New York Lawmakers Vote To Close Rikers Island Jail Complex – NPR

The Rikers Island jail complex in New York with the Manhattan skyline in the background. New York City lawmakers voted on Thursday to close the notorious jail complex.

Seth Wenig/AP


hide caption

toggle caption

Seth Wenig/AP

The Rikers Island jail complex in New York with the Manhattan skyline in the background. New York City lawmakers voted on Thursday to close the notorious jail complex.

Seth Wenig/AP

The City Council of New York voted 36-13 Thursday to approve a plan to close the city’s notorious jail complex on Rikers Island by 2026 in favor of four smaller jails spread out across the city.

Under the $8 billion plan, the four new or expanded jails will be located in the boroughs of Manhattan, Brooklyn, the Bronx and Queens, closer to existing courthouses.

The proposal was born out of the conclusion of Mayor Bill de Blasio and other Democrats that mass incarceration and a massive jail complex are out of step in an era of falling crime rates. About 7,000 inmates are currently housed in Rikers each day, down from a high of almost 22,000 in 1991 during the height of the crack epidemic. The plan calls for a further reduction in the jail population to 3,300 inmates, or more than half, in the next six years.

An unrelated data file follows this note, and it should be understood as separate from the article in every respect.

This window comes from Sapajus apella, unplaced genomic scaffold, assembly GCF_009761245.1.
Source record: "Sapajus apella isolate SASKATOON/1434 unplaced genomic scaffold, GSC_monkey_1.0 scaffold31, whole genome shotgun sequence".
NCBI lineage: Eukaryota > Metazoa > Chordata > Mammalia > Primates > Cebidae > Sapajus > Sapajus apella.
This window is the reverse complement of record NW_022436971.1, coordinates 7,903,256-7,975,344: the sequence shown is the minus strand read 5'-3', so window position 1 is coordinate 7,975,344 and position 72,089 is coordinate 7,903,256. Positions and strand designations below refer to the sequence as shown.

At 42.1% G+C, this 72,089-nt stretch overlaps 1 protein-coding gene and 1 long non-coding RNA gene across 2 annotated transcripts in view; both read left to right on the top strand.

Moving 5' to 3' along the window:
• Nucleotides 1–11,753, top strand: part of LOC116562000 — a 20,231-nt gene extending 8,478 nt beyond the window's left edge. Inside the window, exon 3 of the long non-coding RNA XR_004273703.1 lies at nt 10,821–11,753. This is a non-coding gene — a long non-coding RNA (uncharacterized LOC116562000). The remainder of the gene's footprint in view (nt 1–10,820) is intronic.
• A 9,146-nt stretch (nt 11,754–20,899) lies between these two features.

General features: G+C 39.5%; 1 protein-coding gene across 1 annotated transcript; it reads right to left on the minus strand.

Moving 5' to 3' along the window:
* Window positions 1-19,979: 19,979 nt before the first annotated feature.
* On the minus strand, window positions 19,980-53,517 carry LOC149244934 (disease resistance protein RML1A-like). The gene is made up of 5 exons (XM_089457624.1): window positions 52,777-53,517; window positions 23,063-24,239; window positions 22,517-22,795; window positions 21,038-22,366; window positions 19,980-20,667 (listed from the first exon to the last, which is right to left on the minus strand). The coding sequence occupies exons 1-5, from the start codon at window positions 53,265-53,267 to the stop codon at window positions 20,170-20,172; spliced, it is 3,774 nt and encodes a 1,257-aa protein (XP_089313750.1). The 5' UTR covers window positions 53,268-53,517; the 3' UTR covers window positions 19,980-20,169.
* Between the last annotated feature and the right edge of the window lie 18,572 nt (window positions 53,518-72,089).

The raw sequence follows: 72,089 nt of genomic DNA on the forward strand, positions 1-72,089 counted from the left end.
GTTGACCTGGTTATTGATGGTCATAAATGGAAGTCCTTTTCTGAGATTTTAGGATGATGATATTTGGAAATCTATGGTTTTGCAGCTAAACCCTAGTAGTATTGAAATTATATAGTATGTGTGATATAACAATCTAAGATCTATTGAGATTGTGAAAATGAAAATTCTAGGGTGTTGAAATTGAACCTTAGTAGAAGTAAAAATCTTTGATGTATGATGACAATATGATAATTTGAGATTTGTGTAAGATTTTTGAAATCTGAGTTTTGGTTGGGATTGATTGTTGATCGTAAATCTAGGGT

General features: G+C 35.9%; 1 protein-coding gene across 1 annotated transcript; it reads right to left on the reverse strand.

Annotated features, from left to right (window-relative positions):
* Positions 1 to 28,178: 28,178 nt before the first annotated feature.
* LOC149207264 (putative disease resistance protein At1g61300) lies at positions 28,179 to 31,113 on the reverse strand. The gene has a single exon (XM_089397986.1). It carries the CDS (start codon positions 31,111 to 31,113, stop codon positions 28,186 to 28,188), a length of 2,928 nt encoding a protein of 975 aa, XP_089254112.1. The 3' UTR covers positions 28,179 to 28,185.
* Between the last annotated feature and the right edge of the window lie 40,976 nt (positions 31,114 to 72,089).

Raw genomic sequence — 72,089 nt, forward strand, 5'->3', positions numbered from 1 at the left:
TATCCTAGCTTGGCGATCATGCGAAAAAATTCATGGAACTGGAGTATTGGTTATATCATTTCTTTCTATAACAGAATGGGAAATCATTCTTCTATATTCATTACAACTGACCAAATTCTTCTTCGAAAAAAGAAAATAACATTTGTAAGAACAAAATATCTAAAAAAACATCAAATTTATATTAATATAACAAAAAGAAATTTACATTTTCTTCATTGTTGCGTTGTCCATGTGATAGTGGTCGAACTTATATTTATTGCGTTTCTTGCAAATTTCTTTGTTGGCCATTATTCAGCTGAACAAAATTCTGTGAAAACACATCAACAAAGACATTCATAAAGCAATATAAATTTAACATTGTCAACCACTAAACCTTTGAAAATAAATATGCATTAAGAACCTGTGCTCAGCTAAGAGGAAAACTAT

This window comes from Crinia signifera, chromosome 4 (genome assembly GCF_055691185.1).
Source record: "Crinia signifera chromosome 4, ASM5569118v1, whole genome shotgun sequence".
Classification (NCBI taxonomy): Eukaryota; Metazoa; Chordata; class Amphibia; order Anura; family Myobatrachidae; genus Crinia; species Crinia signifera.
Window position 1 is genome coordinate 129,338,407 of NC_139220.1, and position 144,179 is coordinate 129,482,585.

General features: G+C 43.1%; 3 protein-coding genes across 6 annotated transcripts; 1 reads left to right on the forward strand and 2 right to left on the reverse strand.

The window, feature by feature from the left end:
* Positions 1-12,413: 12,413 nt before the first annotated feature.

“What we are doing today will reshape the city for generations to come and impact the lives of every New Yorker,” said City Council speaker Corey Johnson on Thursday. “For decades, our city was unfair to those who became involved in the justice system, and the overwhelmingly majority who were caught up were black and brown men.”

The plan is opposed by the Correction Officers’ Benevolent Association and some residents of neighborhoods near the local jail sites.

Others say the move is ill-timed and will put public safety at risk.

“There is simply no way to cut the average daily jail population — which the city itself has described as ‘more violent and difficult to manage’ — that much more without leaving dangerous criminals on the street,” wrote Rafael A. Mangual, a fellow at the Manhattan Institute, a conservative think tank, before the vote to close Rikers.

Proponents of closing Rikers say the move is in keeping with a wave of other criminal justice reforms.

Simple marijuana possession cases are rarely prosecuted. A new state law goes into effect in January outlawing cash bail for most misdemeanors and non-violent felonies. That means fewer people are expected to be jailed while awaiting trial.

Rikers, a complex of 10 jails set on an island between Queens and the Bronx, mainly housed inmates waiting for trial. It is notorious for violence, inhumane conditions and neglect.